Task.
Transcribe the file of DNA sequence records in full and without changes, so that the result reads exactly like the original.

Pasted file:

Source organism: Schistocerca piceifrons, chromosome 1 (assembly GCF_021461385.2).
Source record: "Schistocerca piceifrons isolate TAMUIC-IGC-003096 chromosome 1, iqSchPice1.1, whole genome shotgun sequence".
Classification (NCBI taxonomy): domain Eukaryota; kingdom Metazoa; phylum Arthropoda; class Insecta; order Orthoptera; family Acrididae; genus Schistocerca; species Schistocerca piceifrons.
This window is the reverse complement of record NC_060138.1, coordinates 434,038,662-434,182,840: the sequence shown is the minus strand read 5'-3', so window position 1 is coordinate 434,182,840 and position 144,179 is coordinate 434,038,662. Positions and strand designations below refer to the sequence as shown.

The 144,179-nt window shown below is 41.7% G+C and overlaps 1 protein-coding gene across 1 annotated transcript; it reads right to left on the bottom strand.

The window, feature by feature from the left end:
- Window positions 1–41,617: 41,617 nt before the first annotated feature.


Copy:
Source organism: Schistocerca piceifrons, chromosome 1 (assembly GCF_021461385.2).
Source record: "Schistocerca piceifrons isolate TAMUIC-IGC-003096 chromosome 1, iqSchPice1.1, whole genome shotgun sequence".
Classification (NCBI taxonomy): domain Eukaryota; kingdom Metazoa; phylum Arthropoda; class Insecta; order Orthoptera; family Acrididae; genus Schistocerca; species Schistocerca piceifrons.
This window is the reverse complement of record NC_060138.1, coordinates 434,038,662-434,182,840: the sequence shown is the minus strand read 5'-3', so window position 1 is coordinate 434,182,840 and position 144,179 is coordinate 434,038,662. Positions and strand designations below refer to the sequence as shown.

The 144,179-nt window shown below is 41.7% G+C and overlaps 1 protein-coding gene across 1 annotated transcript; it reads right to left on the bottom strand.

The window, feature by feature from the left end:
- Window positions 1–41,617: 41,617 nt before the first annotated feature.